I'm scheduled to arrive HKG at 6am on Wednesday, 11/20, and depart Friday 11/22 at noon. I know that elections are currently scheduled for Sunday 11/24 and I have read that they may be postponed, leading to even more protests. Would anyone like to speculate on the likelihood of my travel being disrupted? I know that none of us have a crystal ball, but I am wondering. Thank you!
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Old Oct 29, 19, 12:32 pm
  #70  
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Originally Posted by JNelson113 View Post
I'm scheduled to arrive HKG at 6am on Wednesday, 11/20, and depart Friday 11/22 at noon. I know that elections are currently scheduled for Sunday 11/24 and I have read that they may be postponed, leading to even more protests. Would anyone like to speculate on the likelihood of my travel being disrupted?
Unlikely.

Based on historical development, if the DC election would be postponed as speculated, any troubles associated with it would have happened same or next few days after the announcement.

The closer the election date, the less chance the election be postpone.
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Old Oct 30, 19, 7:11 am
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Originally Posted by garykung View Post
Unlikely.

Based on historical development, if the DC election would be postponed as speculated, any troubles associated with it would have happened same or next few days after the announcement.

The closer the election date, the less chance the election be postpone.
Thank you greatly.

Normally I wouldn't be so nervous about potentially being stuck in HK, but have a family cruise departing from Florida on 11/24, so do need to make it back.
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Old Oct 30, 19, 8:21 am
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If we’re going to arrive at HKG 3pm of Saturday and depart 8am on Sunday, can we still go to the city to have dinner and do a little shopping? I think I’ll book a hotel near the airport for the early morning departure.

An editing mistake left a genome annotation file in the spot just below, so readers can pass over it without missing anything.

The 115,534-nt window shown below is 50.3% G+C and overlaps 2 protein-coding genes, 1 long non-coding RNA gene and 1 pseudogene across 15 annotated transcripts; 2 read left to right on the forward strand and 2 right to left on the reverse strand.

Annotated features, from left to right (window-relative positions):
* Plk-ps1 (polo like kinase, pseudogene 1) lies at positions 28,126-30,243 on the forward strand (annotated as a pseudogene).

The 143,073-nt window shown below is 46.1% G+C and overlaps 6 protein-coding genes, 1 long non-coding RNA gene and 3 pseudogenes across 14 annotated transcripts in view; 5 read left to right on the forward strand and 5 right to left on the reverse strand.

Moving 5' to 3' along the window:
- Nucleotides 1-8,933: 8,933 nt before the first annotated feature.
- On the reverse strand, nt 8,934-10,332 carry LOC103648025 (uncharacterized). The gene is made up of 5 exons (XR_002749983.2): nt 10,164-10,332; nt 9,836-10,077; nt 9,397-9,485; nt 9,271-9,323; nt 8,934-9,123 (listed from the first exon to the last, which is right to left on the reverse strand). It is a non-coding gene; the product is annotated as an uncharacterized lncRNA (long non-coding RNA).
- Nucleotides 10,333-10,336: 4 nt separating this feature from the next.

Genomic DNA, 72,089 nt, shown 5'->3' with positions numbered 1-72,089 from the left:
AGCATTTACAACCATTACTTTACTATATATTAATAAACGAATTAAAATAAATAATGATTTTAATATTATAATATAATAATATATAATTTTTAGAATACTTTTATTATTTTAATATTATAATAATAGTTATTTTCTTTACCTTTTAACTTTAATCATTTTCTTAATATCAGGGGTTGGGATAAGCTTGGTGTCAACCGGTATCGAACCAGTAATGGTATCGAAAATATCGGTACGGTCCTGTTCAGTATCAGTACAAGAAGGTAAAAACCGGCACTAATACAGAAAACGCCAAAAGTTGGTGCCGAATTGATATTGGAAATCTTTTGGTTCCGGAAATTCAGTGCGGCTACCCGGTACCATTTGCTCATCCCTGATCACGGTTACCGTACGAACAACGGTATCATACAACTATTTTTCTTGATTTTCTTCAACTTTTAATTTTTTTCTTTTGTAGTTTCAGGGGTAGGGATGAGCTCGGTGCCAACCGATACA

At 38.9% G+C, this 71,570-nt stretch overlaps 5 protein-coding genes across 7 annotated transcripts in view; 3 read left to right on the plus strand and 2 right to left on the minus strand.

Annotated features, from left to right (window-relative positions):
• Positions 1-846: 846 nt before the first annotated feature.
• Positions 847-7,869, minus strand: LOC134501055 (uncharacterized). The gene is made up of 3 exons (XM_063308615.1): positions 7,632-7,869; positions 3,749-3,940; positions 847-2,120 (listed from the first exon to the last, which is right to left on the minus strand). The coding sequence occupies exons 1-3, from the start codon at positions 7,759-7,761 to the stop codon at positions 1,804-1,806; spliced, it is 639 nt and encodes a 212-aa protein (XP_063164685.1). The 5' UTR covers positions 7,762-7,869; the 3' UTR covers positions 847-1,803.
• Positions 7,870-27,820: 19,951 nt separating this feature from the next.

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Old Oct 30, 19, 6:39 pm
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Originally Posted by boybi View Post
If weíre going to arrive at HKG 3pm of Saturday and depart 8am on Sunday, can we still go to the city to have dinner and do a little shopping? I think Iíll book a hotel near the airport for the early morning departure.
Based on the past couple of weeks, Sundays have been the issue, you would have been OK on Saturday the past 2 weeks. BUT it is changeable and unpredictable.

I came in by HSR this past Saturday, no issues. I never stay by the airport but I did stay at the Marriott SkyCity just to play it safe, and there were no issues. I was also pleasantly surprised at how nice the Marriott is, I recommend it.
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Old Oct 31, 19, 8:57 am
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Novotel Citygate is also very good. I can recommend it based on 10+ stays over the last couple years. Staff is exception (I am Platinum - may make a slight difference, but I suspect not in overall attitude and helpfulness). I plan on booking there for my next overnight and talking with staff as to advisability of going into Hong Kong for the evening. My traveling contacts tell me that hotels all over HK are doing a fine job of keeping guests informed as to current protest plans and activity - if you stop to discuss it. Buses and taxis are running.
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Old Nov 1, 19, 1:49 pm
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Airport Express - incase of closure

Have an upcoming trip that connect longhaul to shorthaul CX with 7 hours transit.
Planning to drop some luggage off at Kowloon Station.

However, with the current situation, the AE often does not stop at Kowloon Station after 12pm/2pm.
And usually that does not get announced until the day of.

I'm wondering what happens if I buy roundtrip AE vouchers from Airport<->Kowloon
(such as CX duty free's, klook, travel agency's)

If they do decide to not stop at Tsing Yi + Kowloon stations, can my vouchers be used all the way to HK Station?
What if I successfully take Airport->Kowloon in the morning, and then they ended up not stopping at Kowloon Station in the afternoon.
Can I board from Hong Kong station -> Airport with my return trip voucher?

What if this was done on an Octopus? Will they honour the "same day return" pricing if there was an "open jaw" of different stations?

Thanks